It’s a strong film with some great scenes and it could’ve easily placed higher on this list. However, what lets it down is the lack of compelling human characters to drive the conflict forward, the slightly heavy-handed dialogue which is often present only to inform the audience of something they may have missed, and the clichéd ending, involving Caesar and his confrontation with Koba. Overall the film is great, but I feel it will never be thought of as the defining film of this franchise.
- As Above, So Below
The best horror movie of this year belongs on this list. This film is downright terrifying, and that’s exactly what it was intended to be, so to not give it a mention would just be wrong. I had a lot of fun watching “As Above, So Below”, it reminded me of a time when I wasn’t so cynical, and films about devils, ghouls and monsters really did scare me. There’s something so satisfying about being scared in a room full of like minded people; the screams that turn into laughter, the adrenaline that courses through your body as the crowd jumps in unison, I just love it. I enjoyed this movie as much as any other on this list, and the only reason it isn’t higher is that the ending was slightly strange, and the rest of the films are of a really high standard.
“Nightcrawler” is all about one man, Jake Gyllenhaal. This film has to be on this list, because for me it contains the best performance of the year from a male actor. In other countries that accolade would probably go to Michael Keaton, given the praise that has been heaped on his performance in “Birdman”, but sadly that film hasn’t been released in England yet, so it doesn’t come into consideration when I’m talking about 2014. “Nightcrawler” was a very dark film, with some disturbing scenes, but what I loved the most about it was how fun it was. The dialogue was clever and made for a very funny film, because Lou Bloom’s (Jake Gyllenhaal) delusions really were quite entertaining. How he talked to other people and how other people responded to him was novel, strange, and satisfying. Again, this movie could’ve been higher on this list, but it petered out towards the end, and didn’t really provide the finale that the quality of the rest of the film deserved.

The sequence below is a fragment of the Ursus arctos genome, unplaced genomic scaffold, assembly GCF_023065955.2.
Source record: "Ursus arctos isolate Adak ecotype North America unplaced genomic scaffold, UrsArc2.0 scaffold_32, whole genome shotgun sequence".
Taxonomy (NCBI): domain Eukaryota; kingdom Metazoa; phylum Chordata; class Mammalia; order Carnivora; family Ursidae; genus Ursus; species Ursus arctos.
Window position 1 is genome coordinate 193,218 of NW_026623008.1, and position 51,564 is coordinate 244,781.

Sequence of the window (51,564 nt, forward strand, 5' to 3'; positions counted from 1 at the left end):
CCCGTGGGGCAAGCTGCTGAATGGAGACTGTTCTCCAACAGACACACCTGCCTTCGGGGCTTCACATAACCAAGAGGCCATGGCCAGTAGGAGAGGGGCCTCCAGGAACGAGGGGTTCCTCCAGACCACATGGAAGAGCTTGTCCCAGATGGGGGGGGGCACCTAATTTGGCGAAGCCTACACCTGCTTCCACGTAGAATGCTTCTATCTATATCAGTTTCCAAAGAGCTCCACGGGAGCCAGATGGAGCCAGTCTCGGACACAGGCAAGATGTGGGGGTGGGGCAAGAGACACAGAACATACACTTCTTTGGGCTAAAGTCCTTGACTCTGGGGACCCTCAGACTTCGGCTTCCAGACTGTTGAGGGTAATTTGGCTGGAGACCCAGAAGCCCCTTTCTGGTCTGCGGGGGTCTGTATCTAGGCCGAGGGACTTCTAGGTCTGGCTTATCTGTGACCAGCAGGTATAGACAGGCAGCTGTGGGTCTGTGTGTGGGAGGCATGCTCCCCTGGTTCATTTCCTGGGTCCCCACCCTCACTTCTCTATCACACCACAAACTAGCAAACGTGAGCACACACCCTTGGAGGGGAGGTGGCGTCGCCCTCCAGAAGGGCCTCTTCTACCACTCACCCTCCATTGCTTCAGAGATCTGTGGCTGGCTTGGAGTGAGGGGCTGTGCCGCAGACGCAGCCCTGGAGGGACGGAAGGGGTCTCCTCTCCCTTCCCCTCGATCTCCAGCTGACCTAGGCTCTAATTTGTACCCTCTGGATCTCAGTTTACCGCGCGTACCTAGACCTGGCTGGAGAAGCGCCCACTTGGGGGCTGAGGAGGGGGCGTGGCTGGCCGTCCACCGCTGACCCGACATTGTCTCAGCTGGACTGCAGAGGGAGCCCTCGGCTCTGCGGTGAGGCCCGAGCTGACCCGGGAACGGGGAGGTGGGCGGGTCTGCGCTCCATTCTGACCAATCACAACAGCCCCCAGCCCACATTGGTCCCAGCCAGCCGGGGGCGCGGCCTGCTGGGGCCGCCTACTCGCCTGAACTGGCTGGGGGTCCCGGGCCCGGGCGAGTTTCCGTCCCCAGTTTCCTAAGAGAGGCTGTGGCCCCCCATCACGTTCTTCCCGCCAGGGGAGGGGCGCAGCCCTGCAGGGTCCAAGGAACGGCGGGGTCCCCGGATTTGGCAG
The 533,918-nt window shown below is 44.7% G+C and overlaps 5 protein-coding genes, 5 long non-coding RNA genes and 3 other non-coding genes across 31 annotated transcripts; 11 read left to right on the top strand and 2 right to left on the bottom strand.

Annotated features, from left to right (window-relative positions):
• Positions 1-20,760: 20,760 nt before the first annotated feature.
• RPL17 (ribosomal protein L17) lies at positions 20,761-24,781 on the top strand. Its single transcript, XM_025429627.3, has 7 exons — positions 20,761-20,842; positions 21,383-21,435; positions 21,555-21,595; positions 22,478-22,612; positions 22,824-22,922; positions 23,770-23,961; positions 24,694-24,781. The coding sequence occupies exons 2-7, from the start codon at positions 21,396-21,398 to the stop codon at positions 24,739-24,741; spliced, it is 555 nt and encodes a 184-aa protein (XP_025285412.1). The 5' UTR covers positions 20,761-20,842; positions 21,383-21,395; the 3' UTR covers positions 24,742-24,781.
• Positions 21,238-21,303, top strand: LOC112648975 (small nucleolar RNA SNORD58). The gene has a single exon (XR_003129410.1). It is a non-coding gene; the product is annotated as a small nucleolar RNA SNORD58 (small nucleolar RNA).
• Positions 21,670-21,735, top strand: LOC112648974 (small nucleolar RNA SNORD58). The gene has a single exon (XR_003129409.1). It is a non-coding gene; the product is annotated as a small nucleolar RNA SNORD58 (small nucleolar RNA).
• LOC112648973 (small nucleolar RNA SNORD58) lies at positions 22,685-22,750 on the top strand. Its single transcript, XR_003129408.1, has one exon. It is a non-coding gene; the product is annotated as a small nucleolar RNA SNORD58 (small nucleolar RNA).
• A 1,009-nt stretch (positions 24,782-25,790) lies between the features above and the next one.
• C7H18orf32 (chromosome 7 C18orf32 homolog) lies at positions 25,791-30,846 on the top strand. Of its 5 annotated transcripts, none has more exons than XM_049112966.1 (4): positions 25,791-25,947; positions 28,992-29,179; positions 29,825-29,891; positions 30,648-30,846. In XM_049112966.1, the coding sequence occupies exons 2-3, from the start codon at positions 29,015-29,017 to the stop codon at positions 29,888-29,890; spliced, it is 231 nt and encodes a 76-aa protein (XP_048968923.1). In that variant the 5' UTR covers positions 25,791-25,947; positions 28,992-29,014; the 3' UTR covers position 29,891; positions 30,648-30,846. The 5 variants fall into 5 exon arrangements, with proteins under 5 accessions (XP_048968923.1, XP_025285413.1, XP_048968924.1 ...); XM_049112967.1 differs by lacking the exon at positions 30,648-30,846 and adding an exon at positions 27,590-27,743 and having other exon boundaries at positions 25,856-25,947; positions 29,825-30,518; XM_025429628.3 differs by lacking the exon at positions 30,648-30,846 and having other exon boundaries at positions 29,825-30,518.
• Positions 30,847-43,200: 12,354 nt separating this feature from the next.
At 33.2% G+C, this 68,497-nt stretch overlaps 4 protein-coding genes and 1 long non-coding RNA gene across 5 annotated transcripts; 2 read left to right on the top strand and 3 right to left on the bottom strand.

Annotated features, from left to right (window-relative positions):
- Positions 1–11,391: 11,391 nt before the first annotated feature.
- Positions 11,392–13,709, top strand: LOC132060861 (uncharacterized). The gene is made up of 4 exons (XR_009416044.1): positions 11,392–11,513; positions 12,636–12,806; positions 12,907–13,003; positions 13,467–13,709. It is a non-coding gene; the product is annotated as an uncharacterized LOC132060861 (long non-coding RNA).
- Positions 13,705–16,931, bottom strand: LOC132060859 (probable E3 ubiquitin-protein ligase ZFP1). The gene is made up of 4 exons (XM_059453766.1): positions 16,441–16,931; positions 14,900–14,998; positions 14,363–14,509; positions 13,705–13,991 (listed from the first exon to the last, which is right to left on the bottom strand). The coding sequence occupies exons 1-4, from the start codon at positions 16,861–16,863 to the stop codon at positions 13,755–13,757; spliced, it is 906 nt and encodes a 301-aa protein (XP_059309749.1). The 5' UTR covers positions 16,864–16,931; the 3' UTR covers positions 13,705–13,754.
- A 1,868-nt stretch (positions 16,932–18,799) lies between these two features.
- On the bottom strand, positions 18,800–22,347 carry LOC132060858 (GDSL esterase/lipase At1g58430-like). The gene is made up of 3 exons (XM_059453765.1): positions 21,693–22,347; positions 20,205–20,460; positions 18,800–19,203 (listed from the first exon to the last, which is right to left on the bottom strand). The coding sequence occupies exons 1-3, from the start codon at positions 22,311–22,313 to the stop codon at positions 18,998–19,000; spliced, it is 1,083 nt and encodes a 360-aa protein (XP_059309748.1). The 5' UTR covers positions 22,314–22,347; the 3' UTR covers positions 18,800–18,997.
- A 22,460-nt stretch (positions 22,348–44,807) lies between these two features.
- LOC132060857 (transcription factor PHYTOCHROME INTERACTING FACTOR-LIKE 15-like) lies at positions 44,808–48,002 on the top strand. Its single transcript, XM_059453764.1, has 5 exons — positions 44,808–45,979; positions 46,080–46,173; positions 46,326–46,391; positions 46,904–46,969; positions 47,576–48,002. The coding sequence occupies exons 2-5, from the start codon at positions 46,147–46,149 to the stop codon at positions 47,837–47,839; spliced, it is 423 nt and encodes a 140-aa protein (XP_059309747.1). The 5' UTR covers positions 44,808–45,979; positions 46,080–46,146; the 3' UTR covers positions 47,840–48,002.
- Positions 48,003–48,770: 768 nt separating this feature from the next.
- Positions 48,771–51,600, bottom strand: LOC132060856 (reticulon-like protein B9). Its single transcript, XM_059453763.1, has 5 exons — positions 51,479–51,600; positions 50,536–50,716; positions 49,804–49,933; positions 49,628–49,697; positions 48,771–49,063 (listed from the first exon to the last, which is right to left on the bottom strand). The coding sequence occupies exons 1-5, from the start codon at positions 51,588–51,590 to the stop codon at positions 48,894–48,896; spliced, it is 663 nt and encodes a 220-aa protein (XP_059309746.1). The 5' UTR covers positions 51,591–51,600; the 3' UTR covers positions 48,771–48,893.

- The Inbetweeners 2
Just as the best horror film of the year deserved a place on this list, my favourite comedy also has a spot. I laughed SO much at this movie, it was just hilarious. The fact that the characters in “The Inbetweeners” have aged at the same pace as I have, going through sixth form as I did and beginning university as I did, probably explains just why I find their exploits so funny, but I still think that this is a great film for anyone who has a sense of humour which leans towards crudity. Although “The Inbetweeners 2” isn’t exactly a work of art, it was always going to make this list, because it achieves everything it sets out to. It’s supposed to be funny, and it is, and the characters are also quite believable for the most part. I know plenty of people who mirror one of the characters or another, and I feel that the film captures young adult life quite well. I wouldn’t feel right putting it higher on this list, because the films above it are fantastic, but I’m happy to put it in sixth.
- The Guest